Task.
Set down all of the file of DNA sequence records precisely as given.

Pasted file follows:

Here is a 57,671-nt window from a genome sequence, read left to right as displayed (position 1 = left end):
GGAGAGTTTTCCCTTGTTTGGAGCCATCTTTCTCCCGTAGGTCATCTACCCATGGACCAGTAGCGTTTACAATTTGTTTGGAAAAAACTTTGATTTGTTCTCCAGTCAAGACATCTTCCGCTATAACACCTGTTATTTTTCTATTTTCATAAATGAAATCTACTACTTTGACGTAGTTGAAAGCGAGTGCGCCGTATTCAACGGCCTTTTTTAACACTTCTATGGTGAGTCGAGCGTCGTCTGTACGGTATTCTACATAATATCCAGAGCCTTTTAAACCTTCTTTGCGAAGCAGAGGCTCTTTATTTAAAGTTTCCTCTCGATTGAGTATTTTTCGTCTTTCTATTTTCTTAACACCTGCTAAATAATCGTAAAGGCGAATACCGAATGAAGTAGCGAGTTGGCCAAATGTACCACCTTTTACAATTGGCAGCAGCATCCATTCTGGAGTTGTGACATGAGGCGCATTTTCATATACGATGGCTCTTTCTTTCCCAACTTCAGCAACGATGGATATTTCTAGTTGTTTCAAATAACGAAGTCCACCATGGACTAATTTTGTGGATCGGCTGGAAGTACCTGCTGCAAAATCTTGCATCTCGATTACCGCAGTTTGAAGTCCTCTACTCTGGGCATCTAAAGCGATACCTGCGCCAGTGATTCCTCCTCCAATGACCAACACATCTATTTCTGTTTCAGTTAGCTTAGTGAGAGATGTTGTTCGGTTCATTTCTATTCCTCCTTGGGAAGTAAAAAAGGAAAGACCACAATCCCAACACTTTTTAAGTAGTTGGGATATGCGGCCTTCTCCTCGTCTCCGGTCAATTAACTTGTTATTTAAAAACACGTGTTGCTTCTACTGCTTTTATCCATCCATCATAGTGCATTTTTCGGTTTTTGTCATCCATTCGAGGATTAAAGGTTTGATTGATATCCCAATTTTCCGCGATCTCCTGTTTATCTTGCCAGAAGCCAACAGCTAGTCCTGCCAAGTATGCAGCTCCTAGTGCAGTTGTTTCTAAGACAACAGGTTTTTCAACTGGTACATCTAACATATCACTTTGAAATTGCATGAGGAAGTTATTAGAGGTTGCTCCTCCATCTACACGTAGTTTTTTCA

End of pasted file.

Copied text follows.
Here is a 57,671-nt window from a genome sequence, read left to right as displayed (position 1 = left end):
GGAGAGTTTTCCCTTGTTTGGAGCCATCTTTCTCCCGTAGGTCATCTACCCATGGACCAGTAGCGTTTACAATTTGTTTGGAAAAAACTTTGATTTGTTCTCCAGTCAAGACATCTTCCGCTATAACACCTGTTATTTTTCTATTTTCATAAATGAAATCTACTACTTTGACGTAGTTGAAAGCGAGTGCGCCGTATTCAACGGCCTTTTTTAACACTTCTATGGTGAGTCGAGCGTCGTCTGTACGGTATTCTACATAATATCCAGAGCCTTTTAAACCTTCTTTGCGAAGCAGAGGCTCTTTATTTAAAGTTTCCTCTCGATTGAGTATTTTTCGTCTTTCTATTTTCTTAACACCTGCTAAATAATCGTAAAGGCGAATACCGAATGAAGTAGCGAGTTGGCCAAATGTACCACCTTTTACAATTGGCAGCAGCATCCATTCTGGAGTTGTGACATGAGGCGCATTTTCATATACGATGGCTCTTTCTTTCCCAACTTCAGCAACGATGGATATTTCTAGTTGTTTCAAATAACGAAGTCCACCATGGACTAATTTTGTGGATCGGCTGGAAGTACCTGCTGCAAAATCTTGCATCTCGATTACCGCAGTTTGAAGTCCTCTACTCTGGGCATCTAAAGCGATACCTGCGCCAGTGATTCCTCCTCCAATGACCAACACATCTATTTCTGTTTCAGTTAGCTTAGTGAGAGATGTTGTTCGGTTCATTTCTATTCCTCCTTGGGAAGTAAAAAAGGAAAGACCACAATCCCAACACTTTTTAAGTAGTTGGGATATGCGGCCTTCTCCTCGTCTCCGGTCAATTAACTTGTTATTTAAAAACACGTGTTGCTTCTACTGCTTTTATCCATCCATCATAGTGCATTTTTCGGTTTTTGTCATCCATTCGAGGATTAAAGGTTTGATTGATATCCCAATTTTCCGCGATCTCCTGTTTATCTTGCCAGAAGCCAACAGCTAGTCCTGCCAAGTATGCAGCTCCTAGTGCAGTTGTTTCTAAGACAACAGGTTTTTCAACTGGTACATCTAACATATCACTTTGAAATTGCATGAGGAAGTTATTAGAGGTTGCTCCTCCATCTACACGTAGTTTTTTCA